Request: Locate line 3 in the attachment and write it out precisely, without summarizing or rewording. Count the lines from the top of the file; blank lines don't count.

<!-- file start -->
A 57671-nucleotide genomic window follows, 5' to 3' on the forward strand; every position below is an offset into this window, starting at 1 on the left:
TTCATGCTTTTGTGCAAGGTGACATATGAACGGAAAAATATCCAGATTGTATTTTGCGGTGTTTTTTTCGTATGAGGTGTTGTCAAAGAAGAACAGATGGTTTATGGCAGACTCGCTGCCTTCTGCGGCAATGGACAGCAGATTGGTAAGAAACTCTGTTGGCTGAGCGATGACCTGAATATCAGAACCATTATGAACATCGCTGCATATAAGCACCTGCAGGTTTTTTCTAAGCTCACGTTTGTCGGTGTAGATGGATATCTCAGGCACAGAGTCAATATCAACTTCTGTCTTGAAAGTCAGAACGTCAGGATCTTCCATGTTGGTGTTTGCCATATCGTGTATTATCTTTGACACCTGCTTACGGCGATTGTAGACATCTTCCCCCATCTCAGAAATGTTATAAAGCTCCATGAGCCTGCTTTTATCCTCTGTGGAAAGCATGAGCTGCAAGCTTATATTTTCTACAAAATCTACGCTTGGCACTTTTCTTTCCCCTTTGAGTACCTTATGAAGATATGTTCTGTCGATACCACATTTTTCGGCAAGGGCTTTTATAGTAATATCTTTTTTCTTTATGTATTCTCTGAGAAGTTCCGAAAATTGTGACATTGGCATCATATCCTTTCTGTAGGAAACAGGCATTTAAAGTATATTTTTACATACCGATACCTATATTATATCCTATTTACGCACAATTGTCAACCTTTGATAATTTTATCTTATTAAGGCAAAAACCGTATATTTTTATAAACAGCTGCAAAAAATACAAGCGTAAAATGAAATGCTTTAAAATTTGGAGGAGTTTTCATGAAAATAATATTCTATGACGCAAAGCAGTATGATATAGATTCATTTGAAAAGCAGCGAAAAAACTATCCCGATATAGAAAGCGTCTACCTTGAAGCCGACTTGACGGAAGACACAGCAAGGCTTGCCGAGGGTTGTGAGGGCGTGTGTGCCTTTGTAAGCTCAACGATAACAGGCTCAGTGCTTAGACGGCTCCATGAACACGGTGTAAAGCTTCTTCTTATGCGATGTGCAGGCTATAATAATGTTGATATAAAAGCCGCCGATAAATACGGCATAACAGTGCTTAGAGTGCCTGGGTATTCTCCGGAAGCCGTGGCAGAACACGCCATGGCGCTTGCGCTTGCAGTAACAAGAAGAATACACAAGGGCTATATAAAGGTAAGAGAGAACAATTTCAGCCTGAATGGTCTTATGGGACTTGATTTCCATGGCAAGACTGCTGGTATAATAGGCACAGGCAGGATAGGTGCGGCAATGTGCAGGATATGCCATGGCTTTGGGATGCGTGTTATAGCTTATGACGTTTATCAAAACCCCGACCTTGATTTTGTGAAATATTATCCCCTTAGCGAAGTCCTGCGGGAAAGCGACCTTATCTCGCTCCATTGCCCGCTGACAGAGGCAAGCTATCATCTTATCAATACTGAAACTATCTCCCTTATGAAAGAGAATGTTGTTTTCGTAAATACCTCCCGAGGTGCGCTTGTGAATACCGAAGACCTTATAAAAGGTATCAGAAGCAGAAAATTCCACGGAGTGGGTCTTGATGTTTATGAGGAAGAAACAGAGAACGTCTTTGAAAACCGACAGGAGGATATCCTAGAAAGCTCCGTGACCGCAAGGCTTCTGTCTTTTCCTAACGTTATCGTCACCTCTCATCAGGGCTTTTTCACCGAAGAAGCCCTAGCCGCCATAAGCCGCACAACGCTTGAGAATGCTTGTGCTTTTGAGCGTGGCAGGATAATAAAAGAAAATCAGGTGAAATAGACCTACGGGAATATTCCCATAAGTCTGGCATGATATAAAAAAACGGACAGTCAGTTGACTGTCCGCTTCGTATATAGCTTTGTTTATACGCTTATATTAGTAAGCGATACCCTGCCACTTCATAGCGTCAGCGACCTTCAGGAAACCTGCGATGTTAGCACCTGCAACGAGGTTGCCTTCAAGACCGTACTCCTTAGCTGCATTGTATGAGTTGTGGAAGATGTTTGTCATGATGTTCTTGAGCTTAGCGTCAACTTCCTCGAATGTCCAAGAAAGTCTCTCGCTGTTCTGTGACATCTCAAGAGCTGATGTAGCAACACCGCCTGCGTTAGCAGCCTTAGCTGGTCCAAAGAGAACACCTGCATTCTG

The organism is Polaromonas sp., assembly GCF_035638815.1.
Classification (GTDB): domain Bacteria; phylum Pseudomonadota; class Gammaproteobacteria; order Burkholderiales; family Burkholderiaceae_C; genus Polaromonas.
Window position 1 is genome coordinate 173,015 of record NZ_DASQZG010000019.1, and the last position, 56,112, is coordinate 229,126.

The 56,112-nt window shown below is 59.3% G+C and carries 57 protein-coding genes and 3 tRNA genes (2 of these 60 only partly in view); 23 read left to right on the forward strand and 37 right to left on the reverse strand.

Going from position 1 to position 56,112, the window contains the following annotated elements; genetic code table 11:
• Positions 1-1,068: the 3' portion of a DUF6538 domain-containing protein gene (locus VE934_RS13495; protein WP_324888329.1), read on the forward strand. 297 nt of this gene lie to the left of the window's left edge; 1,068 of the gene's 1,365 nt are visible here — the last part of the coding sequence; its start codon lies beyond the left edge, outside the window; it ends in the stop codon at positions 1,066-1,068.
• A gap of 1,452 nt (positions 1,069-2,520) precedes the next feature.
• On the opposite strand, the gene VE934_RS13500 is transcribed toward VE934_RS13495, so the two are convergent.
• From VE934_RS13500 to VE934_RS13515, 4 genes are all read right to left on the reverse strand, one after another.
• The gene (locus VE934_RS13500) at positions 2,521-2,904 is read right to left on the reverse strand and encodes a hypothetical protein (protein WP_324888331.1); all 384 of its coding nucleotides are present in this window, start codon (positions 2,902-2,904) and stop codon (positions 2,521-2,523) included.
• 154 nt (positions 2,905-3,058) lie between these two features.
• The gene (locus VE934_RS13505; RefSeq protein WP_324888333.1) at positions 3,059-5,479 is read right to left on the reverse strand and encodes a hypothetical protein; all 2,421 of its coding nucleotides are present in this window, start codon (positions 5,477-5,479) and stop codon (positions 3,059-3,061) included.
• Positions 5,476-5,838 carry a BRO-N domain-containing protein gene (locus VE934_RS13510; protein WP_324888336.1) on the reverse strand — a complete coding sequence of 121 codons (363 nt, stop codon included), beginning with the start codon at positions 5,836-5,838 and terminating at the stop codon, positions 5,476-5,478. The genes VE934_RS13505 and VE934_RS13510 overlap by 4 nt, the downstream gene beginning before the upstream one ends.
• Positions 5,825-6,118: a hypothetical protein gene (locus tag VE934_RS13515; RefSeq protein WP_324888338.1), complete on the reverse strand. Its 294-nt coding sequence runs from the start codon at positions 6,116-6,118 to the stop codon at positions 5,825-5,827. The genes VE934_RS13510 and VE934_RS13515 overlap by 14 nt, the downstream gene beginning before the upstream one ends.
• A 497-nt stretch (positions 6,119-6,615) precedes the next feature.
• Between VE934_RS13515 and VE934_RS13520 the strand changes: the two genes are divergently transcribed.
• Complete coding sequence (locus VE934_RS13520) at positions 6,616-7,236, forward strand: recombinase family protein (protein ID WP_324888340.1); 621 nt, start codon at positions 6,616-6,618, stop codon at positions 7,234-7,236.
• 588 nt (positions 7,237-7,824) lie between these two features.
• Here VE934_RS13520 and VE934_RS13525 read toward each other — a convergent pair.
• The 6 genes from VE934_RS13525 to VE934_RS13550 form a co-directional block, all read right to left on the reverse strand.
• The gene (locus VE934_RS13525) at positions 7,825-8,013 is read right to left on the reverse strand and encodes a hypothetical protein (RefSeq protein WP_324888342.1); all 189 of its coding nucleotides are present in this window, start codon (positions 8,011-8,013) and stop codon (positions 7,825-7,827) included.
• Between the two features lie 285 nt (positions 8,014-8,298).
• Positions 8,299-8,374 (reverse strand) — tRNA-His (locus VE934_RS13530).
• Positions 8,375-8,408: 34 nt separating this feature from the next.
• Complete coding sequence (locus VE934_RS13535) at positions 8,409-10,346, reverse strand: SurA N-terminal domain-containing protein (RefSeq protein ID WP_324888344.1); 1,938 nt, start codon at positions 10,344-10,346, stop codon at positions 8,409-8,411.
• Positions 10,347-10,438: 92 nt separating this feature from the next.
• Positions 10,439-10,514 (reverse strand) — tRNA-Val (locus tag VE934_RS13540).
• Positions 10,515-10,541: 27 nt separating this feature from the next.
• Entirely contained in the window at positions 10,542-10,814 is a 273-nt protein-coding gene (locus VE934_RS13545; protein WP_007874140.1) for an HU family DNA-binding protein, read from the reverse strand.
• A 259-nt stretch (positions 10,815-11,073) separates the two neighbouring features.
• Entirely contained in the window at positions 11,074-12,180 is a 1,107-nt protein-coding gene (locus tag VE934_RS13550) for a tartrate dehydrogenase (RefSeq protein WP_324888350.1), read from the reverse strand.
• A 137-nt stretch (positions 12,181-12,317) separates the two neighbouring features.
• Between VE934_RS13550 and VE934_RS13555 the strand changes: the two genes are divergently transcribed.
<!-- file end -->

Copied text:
The organism is Polaromonas sp., assembly GCF_035638815.1.